I realize that Swann is only recently elected leader and it is not totally fair to paint him in exactly the same colours as his predecessors --  but nor should he be given too much of a free ride -- he was there, in the legislature, serving as a good ALP MLA -- and good ALP MLAs have a history of enabling the PCs to go about doing business as usual.

Noise

Quote:
They gloss over the "little" things like the ease with which the disgruntled Nancy MacBeth (who had recently lost her bid to lead the PCs to Ralph Klein) was able to assume the mantle of leadership of the ALP without ever articulating a change of vision

If this comment is directed at me BK, you're setting up strawmen for yourself to fight...

Quote:
They seem unable to address how the subsequent leaders of the ALP (Nichol and Taft) filled their roles as leaders of the opposition by

Who's 'they' again?  How about 'us' that are quite pissed off at points A through C and want to see change?  Why do you have this unwavering image of all ALP members as righties waiting for their chance at a corporate sell-out?

What really pisses me off is the manner that both sides are reacting to this... Like this is a loss for the NDP.  As far as I'm concerned, this is an opportunity for those on the left to give a single defined vision that we've lacked for so long.  Every reason you (BK) have listed here isn't a reason to resist a merger, it's a reason to drop the ALP completely and redefine the party based on a 'united left' vision for Alberta.

Please, quit viewing a merger as a NDP disbands and joins the ALP...  If thats the case, I'd oppose it too as we'd be back to 2 rightwing parties really (3 if you count the ultra-right).  Every last post seems to be coming from that angle.  This is a chance to redefine the left here in Alberta...  I find it painful to see those on the left that should be spearheading the new policies and visions for a new party are the ones dismissing this the quickest.

Can we change the discussion away from how different the parties are to what we'd like a merged left to look like?  Lou, I'd really like to hear your answer to this in particular (and like I said, I'd support Notley over Swann)...  Would would the party look like if it was formed by your core activists?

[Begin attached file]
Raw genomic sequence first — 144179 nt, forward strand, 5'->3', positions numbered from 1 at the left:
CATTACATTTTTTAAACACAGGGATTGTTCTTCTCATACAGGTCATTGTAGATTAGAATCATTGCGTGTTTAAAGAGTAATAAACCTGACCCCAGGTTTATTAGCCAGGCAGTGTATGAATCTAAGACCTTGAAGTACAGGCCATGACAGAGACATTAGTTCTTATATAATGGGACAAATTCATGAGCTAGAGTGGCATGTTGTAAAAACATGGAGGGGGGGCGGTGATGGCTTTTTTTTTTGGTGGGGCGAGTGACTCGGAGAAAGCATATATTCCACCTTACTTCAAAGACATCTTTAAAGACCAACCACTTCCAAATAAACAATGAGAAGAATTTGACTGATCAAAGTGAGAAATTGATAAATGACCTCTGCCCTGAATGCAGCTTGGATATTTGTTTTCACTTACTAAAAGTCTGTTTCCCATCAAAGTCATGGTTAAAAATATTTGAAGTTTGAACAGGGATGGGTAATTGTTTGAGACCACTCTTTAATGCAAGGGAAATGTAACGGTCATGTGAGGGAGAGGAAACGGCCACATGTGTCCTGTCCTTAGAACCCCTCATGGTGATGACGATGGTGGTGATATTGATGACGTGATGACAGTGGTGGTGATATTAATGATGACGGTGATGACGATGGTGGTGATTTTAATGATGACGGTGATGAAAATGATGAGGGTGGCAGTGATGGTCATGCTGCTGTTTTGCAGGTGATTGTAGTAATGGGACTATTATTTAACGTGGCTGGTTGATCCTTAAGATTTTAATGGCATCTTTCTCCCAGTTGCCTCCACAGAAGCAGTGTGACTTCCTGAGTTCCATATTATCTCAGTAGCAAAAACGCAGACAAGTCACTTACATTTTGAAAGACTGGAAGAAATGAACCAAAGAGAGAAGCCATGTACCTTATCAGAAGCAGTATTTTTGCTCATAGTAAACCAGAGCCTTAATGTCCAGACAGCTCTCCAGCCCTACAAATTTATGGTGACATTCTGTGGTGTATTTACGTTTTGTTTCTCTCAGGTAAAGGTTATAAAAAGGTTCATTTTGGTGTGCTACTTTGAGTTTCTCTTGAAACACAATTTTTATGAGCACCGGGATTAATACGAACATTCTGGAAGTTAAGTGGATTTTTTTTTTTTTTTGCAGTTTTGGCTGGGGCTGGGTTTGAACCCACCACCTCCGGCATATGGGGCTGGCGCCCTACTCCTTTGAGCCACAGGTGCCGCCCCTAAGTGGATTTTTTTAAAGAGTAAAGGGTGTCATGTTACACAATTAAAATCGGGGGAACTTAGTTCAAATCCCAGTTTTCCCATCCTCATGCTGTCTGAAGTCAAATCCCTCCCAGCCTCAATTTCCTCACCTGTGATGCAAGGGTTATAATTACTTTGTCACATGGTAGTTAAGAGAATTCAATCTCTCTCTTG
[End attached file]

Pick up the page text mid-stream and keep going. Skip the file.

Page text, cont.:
Stuart_Parker

Malcolm wrote:
Quite remarkably and in the face of all evidence, you believe that the Liberals are "ontologically" closer to the New Democrats than to the Conservatives.
No. What I'm saying is that you can apparently tell the difference between the "cats" and the "mice" based on the party membership they're holding. Lucky you. I can't. I can't seem to predict, based solely on what party someone has joined whether they are going increase or reduce welfare rates, whether they are going to build public assets or sell them off, whether they are going to negotiate with native protesters or surround them with land mines and fire 14,000 rounds of ammunition at them.

Malcolm wrote:
Thus, proposing "strategies" (actually tactics, but whatever) that would, over the long term, benefit the Liberals and destroy the NDP makes some sort of sense to you

Let me get this straight: if the Liberal Party and the NDP both disbanded and merged into a party where the NDP comprised 60% of the membership base, how would this constitute "benefitting the Liberals and destroying the NDP"?

Malcolm wrote:
It would be nice, though, if you could just admit that your agenda is to build up the Alberta Liberals as a (renamed) corporate entity
First of all, my agenda, to be very clear, is to try and have some intelligent discussion with my fellow social democrats about strategy and tactics. I have no stake in the Alberta Liberal Party. I've never lived in Alberta and I've been a reluctant NDP supporter for the past eight years after a very disappointing three-week attempt to work with the Liberal Party.

My previous career was fighting against the Third Way neoliberal policies of the Harcourt, Clark and Miller governments in BC as they privatized services, cut welfare, demonized poor people, persecuted the disabled,  shot Indians and increased the province's carbon output as fast as they could.

Noise

Stuart:

Quote:
Let me get this straight: if the Liberal Party and the NDP both disbanded and merged into a party where the NDP comprised 60% of the membership base, how would this constitute "benefitting the Liberals and destroying the NDP"?

Where did you get that 60% membership base number from?  I know the ALP membership is pretty dismal afterall, but I'd like to know actual ratio's on that.  I think in our contested nomination, we had some 50-60 members present (and alot of them were new signups by the candidate that won the nomination).

And just to throw it out there:

Quote:
It would be nice, though, if you could just admit that your agenda is to build up the Alberta Liberals as a (renamed) corporate entity